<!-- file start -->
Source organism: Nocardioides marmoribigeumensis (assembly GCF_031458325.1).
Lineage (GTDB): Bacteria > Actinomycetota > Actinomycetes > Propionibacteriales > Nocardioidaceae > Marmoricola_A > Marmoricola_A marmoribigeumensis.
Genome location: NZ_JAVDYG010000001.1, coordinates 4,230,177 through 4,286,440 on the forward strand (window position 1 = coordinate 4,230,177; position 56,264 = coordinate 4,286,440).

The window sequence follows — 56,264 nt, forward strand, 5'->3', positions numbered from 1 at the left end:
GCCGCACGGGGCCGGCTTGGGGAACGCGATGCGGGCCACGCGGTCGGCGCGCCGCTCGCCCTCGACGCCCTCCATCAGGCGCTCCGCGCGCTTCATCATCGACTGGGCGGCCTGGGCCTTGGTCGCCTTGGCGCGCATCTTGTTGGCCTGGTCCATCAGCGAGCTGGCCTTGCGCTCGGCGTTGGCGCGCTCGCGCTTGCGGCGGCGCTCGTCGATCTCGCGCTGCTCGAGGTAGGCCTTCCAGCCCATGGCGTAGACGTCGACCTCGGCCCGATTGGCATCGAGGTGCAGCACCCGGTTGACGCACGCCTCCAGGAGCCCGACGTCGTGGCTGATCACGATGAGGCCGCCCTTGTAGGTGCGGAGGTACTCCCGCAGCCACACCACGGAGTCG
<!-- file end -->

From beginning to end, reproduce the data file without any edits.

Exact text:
Source organism: Nocardioides marmoribigeumensis (assembly GCF_031458325.1).
Lineage (GTDB): Bacteria > Actinomycetota > Actinomycetes > Propionibacteriales > Nocardioidaceae > Marmoricola_A > Marmoricola_A marmoribigeumensis.
Genome location: NZ_JAVDYG010000001.1, coordinates 4,230,177 through 4,286,440 on the forward strand (window position 1 = coordinate 4,230,177; position 56,264 = coordinate 4,286,440).

The window sequence follows — 56,264 nt, forward strand, 5'->3', positions numbered from 1 at the left end:
GCCGCACGGGGCCGGCTTGGGGAACGCGATGCGGGCCACGCGGTCGGCGCGCCGCTCGCCCTCGACGCCCTCCATCAGGCGCTCCGCGCGCTTCATCATCGACTGGGCGGCCTGGGCCTTGGTCGCCTTGGCGCGCATCTTGTTGGCCTGGTCCATCAGCGAGCTGGCCTTGCGCTCGGCGTTGGCGCGCTCGCGCTTGCGGCGGCGCTCGTCGATCTCGCGCTGCTCGAGGTAGGCCTTCCAGCCCATGGCGTAGACGTCGACCTCGGCCCGATTGGCATCGAGGTGCAGCACCCGGTTGACGCACGCCTCCAGGAGCCCGACGTCGTGGCTGATCACGATGAGGCCGCCCTTGTAGGTGCGGAGGTACTCCCGCAGCCACACCACGGAGTCG